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Thursday February 25, 2010

Laying the ground work for IPv6


IPv4, which controls IP addresses on the Web, is showing its age. Time to upgrade.

By NORSUZANA HARUN

Many of us would still remember the trepidation that resulted from anticipated problems related with the Y2K (Year 2000) bug and the major adjustments and preparations that were made globally to avoid it.

As with Y2K, the Internet is now facing a situation that requires global adjustment.

For the Internet to work, Internet Protocol (IP) addresses are required for machines to connect to each other. As more and more devices become Internet-enabled, the explosion in the demand for IP addresses is inevitable.

Take Malaysia for example. Currently, mobile penetration stands at over 100% while PC penetration is around 45% and there are now more than 16 million Internet users in the country.

Globally, the number of Internet users has mushroomed to 1.7 billion — a 380% increase — between 2000 and 2009.

The Internet currently runs on the first major addressing structure called Internet Protocol version 4 (IPv4), which was developed almost 30 years ago. IPv4 was designed to accommodate four billion IP addresses.

However, we are running out of IPv4 addresses. The Number Resource Organisation (NRO), which oversees global allocation of IP addresses, announced early this year that less than 10% of the available IPv4 address remains.

Current estimates suggest that by 2012, all of the left over addresses will be used up. Also, IPv4 has been remarkably resilient, but it is beginning to have problems.

The good news is, a new IP addressing structure — IP version 6 (IPv6) — that can address the issues faced by IPv4 is available.

No other alternative

An obvious benefit of IPv6 is an exponentially larger address space. IPv6 offers a maximum of 340 undecillion (trillion trillion trillion) IP addresses.

Early adoption of IPv6 is also being advocated because there are many technical advantages. IPv4 is designed for data, whereas IPv6 is designed with multimedia (data, voice, and video) applications in mind.

Other capabilities of IPv6 include better support for mobile devices, built-in security, more flexibility and efficiency such as “plug and play” through auto-configuration, which allows workstations to configure their own address with the help of a local IPv6 router.

Clearly, deploying IPv6 on a global scale is vital to the Internet industry. However, the uptake to date has been relatively slow. Globally, a total of 154 country-code top-level domains (ccTLDs) are already supporting IPv6.

However, a recent APNIC survey conducted with 600 respondents from 44 Asia Pacific economies revealed that nearly two-thirds are not adequately prepared for the transition to IPv6. (APNIC is one of five regional Internet registries charged with ensuring the fair distribution and responsible management of IP addresses and related resources.)

It is also important to note that in every implementation of IPv6, DNS servers are the first physical devices that have to be upgraded to support IPv6, otherwise the Internet would not be able to fully utilise IPv6. This is because DNS does the mapping of human readable names to IPv4 and IPv6 addresses.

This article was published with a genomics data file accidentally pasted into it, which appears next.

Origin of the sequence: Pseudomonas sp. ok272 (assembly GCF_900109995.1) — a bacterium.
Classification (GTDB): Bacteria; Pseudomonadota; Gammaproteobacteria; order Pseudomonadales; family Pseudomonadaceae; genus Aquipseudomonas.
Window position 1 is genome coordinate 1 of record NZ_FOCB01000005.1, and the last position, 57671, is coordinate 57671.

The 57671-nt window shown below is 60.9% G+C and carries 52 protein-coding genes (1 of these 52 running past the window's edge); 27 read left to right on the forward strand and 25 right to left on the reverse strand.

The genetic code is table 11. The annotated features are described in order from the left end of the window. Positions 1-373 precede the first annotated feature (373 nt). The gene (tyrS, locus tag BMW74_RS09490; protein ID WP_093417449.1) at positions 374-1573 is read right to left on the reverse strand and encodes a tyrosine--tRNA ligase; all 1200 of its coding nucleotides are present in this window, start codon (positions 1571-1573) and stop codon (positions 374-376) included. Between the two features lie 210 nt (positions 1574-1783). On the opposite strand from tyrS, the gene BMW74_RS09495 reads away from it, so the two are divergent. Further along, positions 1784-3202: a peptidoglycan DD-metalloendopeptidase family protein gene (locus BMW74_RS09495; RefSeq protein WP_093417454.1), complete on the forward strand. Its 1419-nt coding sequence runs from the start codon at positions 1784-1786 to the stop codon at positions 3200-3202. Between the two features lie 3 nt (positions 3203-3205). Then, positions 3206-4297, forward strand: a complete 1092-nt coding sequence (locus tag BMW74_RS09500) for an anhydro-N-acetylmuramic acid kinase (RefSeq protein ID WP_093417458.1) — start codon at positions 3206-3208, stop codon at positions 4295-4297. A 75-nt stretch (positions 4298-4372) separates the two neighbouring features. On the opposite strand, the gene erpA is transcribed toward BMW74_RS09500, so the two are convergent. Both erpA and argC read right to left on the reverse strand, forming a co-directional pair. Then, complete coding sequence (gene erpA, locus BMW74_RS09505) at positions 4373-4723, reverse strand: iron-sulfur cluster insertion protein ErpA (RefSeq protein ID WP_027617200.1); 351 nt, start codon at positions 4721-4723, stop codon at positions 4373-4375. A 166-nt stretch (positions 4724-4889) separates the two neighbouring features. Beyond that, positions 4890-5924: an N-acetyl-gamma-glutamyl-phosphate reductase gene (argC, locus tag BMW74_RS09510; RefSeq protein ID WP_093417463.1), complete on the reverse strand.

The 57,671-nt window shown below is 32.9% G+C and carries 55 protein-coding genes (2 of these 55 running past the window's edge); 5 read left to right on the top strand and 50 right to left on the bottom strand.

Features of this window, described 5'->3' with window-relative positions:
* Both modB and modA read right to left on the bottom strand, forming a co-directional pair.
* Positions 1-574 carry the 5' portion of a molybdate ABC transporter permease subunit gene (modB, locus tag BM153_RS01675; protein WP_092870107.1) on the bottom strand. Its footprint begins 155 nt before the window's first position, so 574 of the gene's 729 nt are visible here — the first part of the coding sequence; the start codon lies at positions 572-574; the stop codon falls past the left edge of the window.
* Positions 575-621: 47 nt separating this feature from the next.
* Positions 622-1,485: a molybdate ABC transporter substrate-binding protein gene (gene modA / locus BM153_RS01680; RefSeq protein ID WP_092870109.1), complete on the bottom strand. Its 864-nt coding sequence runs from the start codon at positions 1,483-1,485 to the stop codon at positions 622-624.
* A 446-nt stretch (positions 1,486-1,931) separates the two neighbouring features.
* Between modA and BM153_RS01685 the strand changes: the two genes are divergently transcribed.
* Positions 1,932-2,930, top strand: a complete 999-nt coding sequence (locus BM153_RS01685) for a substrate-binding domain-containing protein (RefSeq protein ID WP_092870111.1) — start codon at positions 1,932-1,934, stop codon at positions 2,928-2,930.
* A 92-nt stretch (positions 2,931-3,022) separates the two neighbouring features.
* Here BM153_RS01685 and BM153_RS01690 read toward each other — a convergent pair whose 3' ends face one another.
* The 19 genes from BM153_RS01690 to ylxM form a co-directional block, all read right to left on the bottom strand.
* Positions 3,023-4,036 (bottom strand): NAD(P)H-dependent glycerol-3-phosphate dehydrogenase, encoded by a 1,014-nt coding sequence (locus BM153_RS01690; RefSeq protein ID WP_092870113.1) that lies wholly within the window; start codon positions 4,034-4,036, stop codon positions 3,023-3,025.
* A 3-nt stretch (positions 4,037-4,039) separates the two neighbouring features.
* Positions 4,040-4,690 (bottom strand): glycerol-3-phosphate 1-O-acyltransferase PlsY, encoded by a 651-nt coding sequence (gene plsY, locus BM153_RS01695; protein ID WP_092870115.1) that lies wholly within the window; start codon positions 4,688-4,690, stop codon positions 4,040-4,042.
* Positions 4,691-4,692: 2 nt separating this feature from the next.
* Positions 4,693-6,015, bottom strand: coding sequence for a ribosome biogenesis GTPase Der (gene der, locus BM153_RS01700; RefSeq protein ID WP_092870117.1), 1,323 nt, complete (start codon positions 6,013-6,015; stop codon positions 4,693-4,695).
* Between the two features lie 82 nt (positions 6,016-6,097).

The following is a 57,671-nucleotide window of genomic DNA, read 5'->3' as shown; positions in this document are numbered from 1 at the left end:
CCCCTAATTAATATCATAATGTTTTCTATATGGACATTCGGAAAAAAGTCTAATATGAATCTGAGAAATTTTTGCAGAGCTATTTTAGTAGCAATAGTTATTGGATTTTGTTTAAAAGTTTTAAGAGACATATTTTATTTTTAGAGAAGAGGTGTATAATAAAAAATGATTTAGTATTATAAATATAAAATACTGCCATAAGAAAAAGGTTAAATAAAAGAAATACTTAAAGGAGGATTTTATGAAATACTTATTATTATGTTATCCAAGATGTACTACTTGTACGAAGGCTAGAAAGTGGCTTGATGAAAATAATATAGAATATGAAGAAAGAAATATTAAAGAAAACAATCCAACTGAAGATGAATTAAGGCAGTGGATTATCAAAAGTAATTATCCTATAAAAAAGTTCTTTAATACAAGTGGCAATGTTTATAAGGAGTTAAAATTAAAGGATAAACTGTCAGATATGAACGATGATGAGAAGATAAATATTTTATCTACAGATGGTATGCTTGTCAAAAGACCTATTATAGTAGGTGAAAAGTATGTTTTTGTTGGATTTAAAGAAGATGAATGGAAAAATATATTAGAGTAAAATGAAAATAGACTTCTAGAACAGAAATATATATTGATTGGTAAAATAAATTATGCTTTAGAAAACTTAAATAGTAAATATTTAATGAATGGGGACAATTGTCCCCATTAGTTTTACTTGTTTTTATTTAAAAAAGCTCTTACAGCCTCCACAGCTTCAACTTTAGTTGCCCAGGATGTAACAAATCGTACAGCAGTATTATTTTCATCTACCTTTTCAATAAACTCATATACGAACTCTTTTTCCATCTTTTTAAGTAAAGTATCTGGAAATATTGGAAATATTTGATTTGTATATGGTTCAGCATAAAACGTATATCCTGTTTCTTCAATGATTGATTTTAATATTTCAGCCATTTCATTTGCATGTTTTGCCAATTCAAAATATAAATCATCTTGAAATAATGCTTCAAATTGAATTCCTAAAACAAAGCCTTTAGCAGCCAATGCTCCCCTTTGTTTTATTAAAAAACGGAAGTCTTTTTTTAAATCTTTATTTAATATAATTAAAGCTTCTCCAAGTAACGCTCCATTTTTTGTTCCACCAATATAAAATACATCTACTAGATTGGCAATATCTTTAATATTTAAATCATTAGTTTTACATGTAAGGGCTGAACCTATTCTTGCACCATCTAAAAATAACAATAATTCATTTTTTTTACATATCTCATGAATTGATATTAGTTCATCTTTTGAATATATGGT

As the registry, registrar and sole administrator for .my domain names in Malaysia, .my Domain Registry has supported IPv6 since 2008 and is ready to accept domain name registrations with IPv6 DNS. However, only 208 .my domain names (less than 1% of all .my domain names) currently support IPv6.

Also, according to the Malaysian Communications and Multimedia Commission (SKMM), only 12 ISPs (Internet service providers) have completed the second phase of the stipulated three-phase IPv6 Compliance Audit.

As a member of Malaysia IPv6 working group, .my Domain Registry has provided its IPv6 lab as the venue for one of the exercises needed to be done in the second phase test. Parties interested to find out more or make use of this lab facility can send e-mail to tni@domainregistry.my.

Hand in hand

.my Domain Registry and the SKMM, which is industry ­regulator, are making efforts to encourage greater adoption of IPv6 by local players — such as domain name and web-hosting providers — so as to increase IPv6 usage in Malaysia.

This will also help build more momentum and support for the technology. These efforts include frequent meetings to provide updates, build awareness of IPv6 and discuss any migration issues or challenges that .my Domain Registry can provide assistance with.

.my Domain Registry has also conducted a series of IPv6 awareness programmes for the public and private sectors, to further drive IPv6 usage in the country.

It is crucial that businesses in Malaysia begin adopting IPv6 now. To ignore IPv6 is to risk their medium- to long-term business viability. Companies that don’t start working towards being IPv6-compatible risk being left behind or face huge bills for last minute work.

Before IPv6 addresses can be used, networks, services and products need to make changes — requiring time, money and training.

As IPv4 and IPv6 can’t directly communicate with each other, systems need to be configured to include transition mechanisms, such as dual stack that support both IPv4 and IPv6 allowing for gradual migration.

Other considerations include equipment (because those that are more than five years old would have potential issues), resolution of local domain names, as well as the IPv6 readiness and connectivity of upstream Internet providers.

Note: The author is technology and innovation manager at .my Domain Registry.

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